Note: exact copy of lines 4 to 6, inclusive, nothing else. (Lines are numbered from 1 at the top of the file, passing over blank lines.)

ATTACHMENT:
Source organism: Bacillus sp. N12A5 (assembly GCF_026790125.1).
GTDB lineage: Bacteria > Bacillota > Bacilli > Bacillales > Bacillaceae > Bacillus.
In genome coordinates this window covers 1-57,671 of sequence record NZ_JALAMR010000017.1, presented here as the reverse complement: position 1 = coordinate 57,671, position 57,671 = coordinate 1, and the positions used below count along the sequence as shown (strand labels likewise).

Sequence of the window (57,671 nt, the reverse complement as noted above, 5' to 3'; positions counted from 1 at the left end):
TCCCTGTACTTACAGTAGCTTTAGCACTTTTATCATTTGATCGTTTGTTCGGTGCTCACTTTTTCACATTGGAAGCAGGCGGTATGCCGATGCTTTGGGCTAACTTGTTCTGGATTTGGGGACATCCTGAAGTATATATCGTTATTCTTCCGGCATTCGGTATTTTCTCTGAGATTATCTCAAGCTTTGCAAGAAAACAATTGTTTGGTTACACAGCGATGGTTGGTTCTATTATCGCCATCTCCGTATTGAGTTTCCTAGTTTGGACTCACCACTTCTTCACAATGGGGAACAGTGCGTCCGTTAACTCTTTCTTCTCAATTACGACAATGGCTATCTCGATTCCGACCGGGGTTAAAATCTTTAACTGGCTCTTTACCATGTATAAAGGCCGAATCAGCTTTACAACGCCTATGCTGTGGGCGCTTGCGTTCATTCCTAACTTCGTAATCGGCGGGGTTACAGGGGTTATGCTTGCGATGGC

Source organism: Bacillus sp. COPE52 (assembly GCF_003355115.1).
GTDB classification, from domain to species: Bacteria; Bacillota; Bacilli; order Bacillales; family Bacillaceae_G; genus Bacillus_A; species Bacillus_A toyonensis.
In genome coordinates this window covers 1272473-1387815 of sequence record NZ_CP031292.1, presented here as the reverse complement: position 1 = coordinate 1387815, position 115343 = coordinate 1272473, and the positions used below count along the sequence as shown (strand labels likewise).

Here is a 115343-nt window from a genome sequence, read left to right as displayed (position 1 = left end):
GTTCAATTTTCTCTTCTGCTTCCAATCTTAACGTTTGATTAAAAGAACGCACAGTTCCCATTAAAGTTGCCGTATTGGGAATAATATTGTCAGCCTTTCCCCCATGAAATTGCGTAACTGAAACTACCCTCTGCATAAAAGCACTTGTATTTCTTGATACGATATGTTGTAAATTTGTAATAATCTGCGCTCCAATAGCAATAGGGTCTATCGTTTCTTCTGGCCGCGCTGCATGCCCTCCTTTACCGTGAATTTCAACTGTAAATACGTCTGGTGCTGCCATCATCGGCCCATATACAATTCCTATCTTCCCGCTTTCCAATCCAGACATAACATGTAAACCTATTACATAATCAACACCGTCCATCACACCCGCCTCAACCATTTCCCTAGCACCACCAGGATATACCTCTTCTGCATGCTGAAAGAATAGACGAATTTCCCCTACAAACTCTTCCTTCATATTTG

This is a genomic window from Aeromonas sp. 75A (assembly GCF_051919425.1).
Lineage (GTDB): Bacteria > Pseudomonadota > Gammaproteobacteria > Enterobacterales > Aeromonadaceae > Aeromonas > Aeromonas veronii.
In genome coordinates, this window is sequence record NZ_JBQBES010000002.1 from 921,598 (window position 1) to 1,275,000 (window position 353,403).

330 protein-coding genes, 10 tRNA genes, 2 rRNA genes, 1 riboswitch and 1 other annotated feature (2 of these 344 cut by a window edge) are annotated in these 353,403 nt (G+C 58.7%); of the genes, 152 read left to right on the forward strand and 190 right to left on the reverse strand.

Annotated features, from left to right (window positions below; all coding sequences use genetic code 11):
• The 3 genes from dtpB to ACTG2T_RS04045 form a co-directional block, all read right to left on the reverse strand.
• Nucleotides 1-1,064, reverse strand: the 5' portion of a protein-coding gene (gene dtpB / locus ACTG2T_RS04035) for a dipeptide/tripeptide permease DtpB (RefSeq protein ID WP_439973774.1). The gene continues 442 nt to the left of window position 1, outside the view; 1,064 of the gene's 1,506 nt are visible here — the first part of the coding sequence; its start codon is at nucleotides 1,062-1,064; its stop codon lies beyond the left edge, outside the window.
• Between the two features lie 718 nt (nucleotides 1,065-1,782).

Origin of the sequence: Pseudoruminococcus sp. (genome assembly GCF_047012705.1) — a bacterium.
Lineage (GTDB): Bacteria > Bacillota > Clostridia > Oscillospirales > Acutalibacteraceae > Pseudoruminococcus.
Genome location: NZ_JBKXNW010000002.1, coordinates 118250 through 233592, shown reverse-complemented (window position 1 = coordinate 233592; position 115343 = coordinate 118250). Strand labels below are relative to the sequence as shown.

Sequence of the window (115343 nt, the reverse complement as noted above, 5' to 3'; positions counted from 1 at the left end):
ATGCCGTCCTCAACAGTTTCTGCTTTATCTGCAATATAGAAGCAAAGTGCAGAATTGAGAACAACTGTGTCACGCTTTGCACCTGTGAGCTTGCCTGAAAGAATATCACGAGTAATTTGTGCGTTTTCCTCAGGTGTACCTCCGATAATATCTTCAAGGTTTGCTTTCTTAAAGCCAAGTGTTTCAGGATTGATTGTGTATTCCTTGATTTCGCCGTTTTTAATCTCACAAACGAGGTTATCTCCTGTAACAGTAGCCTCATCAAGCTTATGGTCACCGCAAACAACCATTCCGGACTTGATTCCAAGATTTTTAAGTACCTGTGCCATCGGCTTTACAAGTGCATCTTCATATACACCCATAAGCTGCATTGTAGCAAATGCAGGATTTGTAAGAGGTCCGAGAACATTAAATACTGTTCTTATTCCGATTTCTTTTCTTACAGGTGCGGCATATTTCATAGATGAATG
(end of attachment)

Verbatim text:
Sequence of the window (57,671 nt, the reverse complement as noted above, 5' to 3'; positions counted from 1 at the left end):
TCCCTGTACTTACAGTAGCTTTAGCACTTTTATCATTTGATCGTTTGTTCGGTGCTCACTTTTTCACATTGGAAGCAGGCGGTATGCCGATGCTTTGGGCTAACTTGTTCTGGATTTGGGGACATCCTGAAGTATATATCGTTATTCTTCCGGCATTCGGTATTTTCTCTGAGATTATCTCAAGCTTTGCAAGAAAACAATTGTTTGGTTACACAGCGATGGTTGGTTCTATTATCGCCATCTCCGTATTGAGTTTCCTAGTTTGGACTCACCACTTCTTCACAATGGGGAACAGTGCGTCCGTTAACTCTTTCTTCTCAATTACGACAATGGCTATCTCGATTCCGACCGGGGTTAAAATCTTTAACTGGCTCTTTACCATGTATAAAGGCCGAATCAGCTTTACAACGCCTATGCTGTGGGCGCTTGCGTTCATTCCTAACTTCGTAATCGGCGGGGTTACAGGGGTTATGCTTGCGATGGC

Source organism: Bacillus sp. COPE52 (assembly GCF_003355115.1).